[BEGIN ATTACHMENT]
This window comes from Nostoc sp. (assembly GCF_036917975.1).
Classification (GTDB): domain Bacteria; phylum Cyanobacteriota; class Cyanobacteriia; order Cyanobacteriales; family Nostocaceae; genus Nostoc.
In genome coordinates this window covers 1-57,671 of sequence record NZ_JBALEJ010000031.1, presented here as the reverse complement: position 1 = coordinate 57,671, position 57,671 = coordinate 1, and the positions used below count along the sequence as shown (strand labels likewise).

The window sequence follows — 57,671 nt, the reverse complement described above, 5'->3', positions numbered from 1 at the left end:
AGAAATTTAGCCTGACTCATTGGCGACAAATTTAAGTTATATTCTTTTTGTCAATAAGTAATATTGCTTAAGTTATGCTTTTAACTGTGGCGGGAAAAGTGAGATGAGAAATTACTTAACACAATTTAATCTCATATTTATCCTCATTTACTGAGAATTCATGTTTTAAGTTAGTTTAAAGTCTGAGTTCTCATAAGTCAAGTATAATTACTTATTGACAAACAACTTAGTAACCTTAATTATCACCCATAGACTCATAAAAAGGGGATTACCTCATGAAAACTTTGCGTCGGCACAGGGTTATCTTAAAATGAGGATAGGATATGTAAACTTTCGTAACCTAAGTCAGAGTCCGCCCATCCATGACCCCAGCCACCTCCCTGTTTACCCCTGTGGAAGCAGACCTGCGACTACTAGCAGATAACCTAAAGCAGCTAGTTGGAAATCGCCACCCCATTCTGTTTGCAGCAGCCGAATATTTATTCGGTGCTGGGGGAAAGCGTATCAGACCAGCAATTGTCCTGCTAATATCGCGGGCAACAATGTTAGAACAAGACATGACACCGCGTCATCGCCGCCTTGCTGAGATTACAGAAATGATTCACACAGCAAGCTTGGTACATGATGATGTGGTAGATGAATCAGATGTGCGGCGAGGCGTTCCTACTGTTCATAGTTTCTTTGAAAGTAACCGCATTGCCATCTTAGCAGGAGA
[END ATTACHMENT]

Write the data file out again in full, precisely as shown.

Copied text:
This window comes from Nostoc sp. (assembly GCF_036917975.1).
Classification (GTDB): domain Bacteria; phylum Cyanobacteriota; class Cyanobacteriia; order Cyanobacteriales; family Nostocaceae; genus Nostoc.
In genome coordinates this window covers 1-57,671 of sequence record NZ_JBALEJ010000031.1, presented here as the reverse complement: position 1 = coordinate 57,671, position 57,671 = coordinate 1, and the positions used below count along the sequence as shown (strand labels likewise).

The window sequence follows — 57,671 nt, the reverse complement described above, 5'->3', positions numbered from 1 at the left end:
AGAAATTTAGCCTGACTCATTGGCGACAAATTTAAGTTATATTCTTTTTGTCAATAAGTAATATTGCTTAAGTTATGCTTTTAACTGTGGCGGGAAAAGTGAGATGAGAAATTACTTAACACAATTTAATCTCATATTTATCCTCATTTACTGAGAATTCATGTTTTAAGTTAGTTTAAAGTCTGAGTTCTCATAAGTCAAGTATAATTACTTATTGACAAACAACTTAGTAACCTTAATTATCACCCATAGACTCATAAAAAGGGGATTACCTCATGAAAACTTTGCGTCGGCACAGGGTTATCTTAAAATGAGGATAGGATATGTAAACTTTCGTAACCTAAGTCAGAGTCCGCCCATCCATGACCCCAGCCACCTCCCTGTTTACCCCTGTGGAAGCAGACCTGCGACTACTAGCAGATAACCTAAAGCAGCTAGTTGGAAATCGCCACCCCATTCTGTTTGCAGCAGCCGAATATTTATTCGGTGCTGGGGGAAAGCGTATCAGACCAGCAATTGTCCTGCTAATATCGCGGGCAACAATGTTAGAACAAGACATGACACCGCGTCATCGCCGCCTTGCTGAGATTACAGAAATGATTCACACAGCAAGCTTGGTACATGATGATGTGGTAGATGAATCAGATGTGCGGCGAGGCGTTCCTACTGTTCATAGTTTCTTTGAAAGTAACCGCATTGCCATCTTAGCAGGAGA